As the countdown to Christmas begins in earnest, the tempo at our little house in the big woods has gone from busy to very busy. I love Christmas, and, for me, the preparations are part of the pleasure. Last weekend, my husband, Clif, and I set up the Christmas tree and decorated it. We went into the woods by our house to gather winter berries and greenery for the window box. Clif hung lights on the hedges outside, and now the house looks all twinkly after dark, of which there is plenty to be had this time of year.
I’ve outlined a cooking schedule for myself, and yesterday I made pumpkin bread, which went into the freezer. The pumpkin bread will come out the day before Christmas, and it will be what we nibble on as we open our presents. Today, I’ll be making regular bread, also to freeze—toast and scrambled eggs will follow the pumpkin bread on Christmas morning. I expect this might even qualify as a hobbit’s second breakfast. I’ll also be making a chili for Clif to take to a work potluck tomorrow.
As the days lead to Christmas, there will be more things to bake—-additional loaves of bread, some to keep and some to give; peanut butter buddy bars; lemon-frosted shortbread; cinnamon pie knots; chocolate-covered pretzels; homemade ice cream for ice cream pie; and peanut butter balls. Phew! No wonder I had to devise a cooking schedule to keep it all straight. Fortunately, Clif will be helping me with some of the more time-consuming items such as the pretzels and the peanut butter balls.
Last night, inspired by Tamar Adler’s An Everlasting Meal—I wrote about this book in the previous post—I decided to make a soup using odds and ends and enhanced by a mushroom broth. I had a bit of leftover turkey, 1 cup of stock, and a small amount of left over rice. Not enough for two adults, especially when one of them has an appetite like Clif’s. Adler is a big advocate of making stock from whatever is on hand—vegetables or bones—and I decided to see what I could do with a small package of mushrooms I had as well as some leftover celery. I cut the mushrooms into fairly thick slices and chopped the celery, including the leaves. (Adler would definitely approve of this.) Into a big skillet, I drizzled a fair amount of olive oil—No, Shannon, I didn’t measure—and when it was hot, I added the mushrooms and celery. I sautéed them for a few minutes then added two chopped cloves of garlic. I sautéed all of this for another minute—I didn’t want the garlic to burn—and then added enough water to barely cover the mushrooms. For some reason, it seemed to me that a bit of butter would make a nice addition, and I put some in. Again, I didn’t measure, but I probably used a little over a teaspoon full. Now, for some spicing. Believe it or not, I have some rosemary outside in a pot, and the rosemary is holding its own. I snipped a sprig and chopped about a teaspoon full of rosemary to go in the mushroom mixture. (For those of you who don’t have rosemary in a pot, it would be perfectly acceptable to use dried rosemary.) I let this mixture simmer, adding more water as needed, until the mushrooms were tender but not ridiculously shrunken. I tasted it, and then I had Clif taste it.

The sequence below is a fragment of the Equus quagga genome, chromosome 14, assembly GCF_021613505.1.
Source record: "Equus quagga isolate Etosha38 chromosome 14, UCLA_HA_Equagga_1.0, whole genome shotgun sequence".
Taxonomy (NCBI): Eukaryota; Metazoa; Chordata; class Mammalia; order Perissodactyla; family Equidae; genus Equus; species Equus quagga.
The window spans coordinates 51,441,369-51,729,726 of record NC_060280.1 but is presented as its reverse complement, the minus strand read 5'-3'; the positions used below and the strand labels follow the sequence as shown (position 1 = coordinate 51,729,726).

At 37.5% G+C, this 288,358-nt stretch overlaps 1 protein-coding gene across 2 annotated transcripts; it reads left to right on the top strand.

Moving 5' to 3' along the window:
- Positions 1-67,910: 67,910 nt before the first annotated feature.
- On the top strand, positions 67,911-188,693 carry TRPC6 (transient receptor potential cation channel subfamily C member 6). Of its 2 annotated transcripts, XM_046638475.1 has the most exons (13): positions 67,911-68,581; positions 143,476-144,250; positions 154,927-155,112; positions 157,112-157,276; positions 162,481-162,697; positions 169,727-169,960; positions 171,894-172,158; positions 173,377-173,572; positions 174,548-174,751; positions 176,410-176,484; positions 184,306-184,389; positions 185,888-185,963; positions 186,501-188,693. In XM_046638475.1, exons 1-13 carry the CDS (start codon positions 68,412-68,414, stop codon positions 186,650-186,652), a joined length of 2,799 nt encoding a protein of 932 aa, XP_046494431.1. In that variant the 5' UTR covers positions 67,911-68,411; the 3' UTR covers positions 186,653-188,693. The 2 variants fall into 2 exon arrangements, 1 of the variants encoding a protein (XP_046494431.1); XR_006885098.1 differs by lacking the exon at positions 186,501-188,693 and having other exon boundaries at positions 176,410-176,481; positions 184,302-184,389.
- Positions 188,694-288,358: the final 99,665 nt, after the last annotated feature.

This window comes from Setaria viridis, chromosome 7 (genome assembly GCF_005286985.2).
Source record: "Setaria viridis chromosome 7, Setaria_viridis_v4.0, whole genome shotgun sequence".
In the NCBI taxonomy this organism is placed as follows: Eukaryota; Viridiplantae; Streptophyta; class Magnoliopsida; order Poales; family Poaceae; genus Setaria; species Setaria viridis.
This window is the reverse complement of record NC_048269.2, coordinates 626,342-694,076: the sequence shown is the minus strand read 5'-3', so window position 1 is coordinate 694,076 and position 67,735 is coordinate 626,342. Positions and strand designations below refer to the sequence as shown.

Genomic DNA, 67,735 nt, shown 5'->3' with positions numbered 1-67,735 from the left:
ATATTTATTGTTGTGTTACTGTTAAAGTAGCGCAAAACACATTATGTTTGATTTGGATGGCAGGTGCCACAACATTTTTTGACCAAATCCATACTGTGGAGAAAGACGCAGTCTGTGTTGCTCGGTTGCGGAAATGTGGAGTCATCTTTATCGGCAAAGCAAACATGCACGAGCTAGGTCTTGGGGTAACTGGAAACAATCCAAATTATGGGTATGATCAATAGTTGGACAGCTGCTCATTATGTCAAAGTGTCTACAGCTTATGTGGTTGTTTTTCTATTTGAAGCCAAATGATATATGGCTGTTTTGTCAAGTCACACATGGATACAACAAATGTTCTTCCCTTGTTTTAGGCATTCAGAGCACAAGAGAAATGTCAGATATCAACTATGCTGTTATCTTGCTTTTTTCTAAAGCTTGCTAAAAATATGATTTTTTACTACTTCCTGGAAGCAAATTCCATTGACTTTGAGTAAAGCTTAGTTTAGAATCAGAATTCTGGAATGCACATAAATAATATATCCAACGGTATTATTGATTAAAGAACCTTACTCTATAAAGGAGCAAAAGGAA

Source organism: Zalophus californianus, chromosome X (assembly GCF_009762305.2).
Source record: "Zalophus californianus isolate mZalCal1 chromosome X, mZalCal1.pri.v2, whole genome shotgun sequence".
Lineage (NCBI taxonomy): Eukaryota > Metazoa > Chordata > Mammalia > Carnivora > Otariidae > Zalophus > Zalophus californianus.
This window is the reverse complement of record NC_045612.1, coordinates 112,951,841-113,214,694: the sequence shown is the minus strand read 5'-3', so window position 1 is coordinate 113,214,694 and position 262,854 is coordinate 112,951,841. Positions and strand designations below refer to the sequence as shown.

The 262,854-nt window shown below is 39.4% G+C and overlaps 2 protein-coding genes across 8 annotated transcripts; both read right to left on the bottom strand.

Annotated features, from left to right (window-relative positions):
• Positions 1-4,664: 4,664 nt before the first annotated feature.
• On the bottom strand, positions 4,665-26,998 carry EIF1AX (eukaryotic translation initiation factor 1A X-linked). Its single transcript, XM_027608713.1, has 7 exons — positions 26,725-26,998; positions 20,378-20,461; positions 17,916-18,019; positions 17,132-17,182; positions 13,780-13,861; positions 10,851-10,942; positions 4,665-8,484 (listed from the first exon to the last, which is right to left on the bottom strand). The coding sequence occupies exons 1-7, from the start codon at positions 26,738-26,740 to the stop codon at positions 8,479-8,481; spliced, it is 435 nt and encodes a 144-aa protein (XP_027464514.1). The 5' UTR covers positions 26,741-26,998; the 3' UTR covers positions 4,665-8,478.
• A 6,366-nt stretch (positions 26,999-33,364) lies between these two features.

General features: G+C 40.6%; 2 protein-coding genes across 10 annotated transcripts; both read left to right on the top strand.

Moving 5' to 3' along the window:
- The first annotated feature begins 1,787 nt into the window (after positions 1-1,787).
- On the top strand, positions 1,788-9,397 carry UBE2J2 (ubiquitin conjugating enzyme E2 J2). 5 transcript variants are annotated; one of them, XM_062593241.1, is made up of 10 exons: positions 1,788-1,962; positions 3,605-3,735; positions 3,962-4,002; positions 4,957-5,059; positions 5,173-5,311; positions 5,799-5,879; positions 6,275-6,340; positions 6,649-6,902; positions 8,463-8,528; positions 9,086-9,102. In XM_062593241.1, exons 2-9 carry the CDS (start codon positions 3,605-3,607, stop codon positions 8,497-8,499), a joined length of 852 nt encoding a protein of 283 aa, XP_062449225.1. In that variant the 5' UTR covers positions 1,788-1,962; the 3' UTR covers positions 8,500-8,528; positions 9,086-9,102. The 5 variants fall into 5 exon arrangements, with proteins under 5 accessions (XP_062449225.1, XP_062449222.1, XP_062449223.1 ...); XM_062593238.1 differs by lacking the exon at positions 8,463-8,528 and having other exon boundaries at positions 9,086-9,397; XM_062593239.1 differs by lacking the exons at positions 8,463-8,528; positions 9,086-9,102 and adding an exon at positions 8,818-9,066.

“Really good!” he said.
Good enough to use as a base on its own, and I began to think of the possibilities, of adding some white beans to this mixture and serving it over rice. But since I had the stock, the chicken, and the rice, I mixed them all together and had enough soup to satisfy Clif.
His verdict? “Really, really good!”
The beauty of this “dish” is that it can be adapted to accommodate personal tastes and what’s in the refrigerator. I’m a big fan of garlic, but you might prefer onions, leeks, or shallots. So use them. I had leftover celery, but carrots would also be a good addition. As would zucchini, sweet red peppers, and any number of vegetables. I think mushrooms really add an essential earthiness to this broth, and I just used the white button mushrooms available at the store. But I bet other varieties would be delicious, too. (My mouth waters just thinking about them.)
An inexpensive meal, a filling meal, and one that we ate with pleasure.
Come, Christmas, come.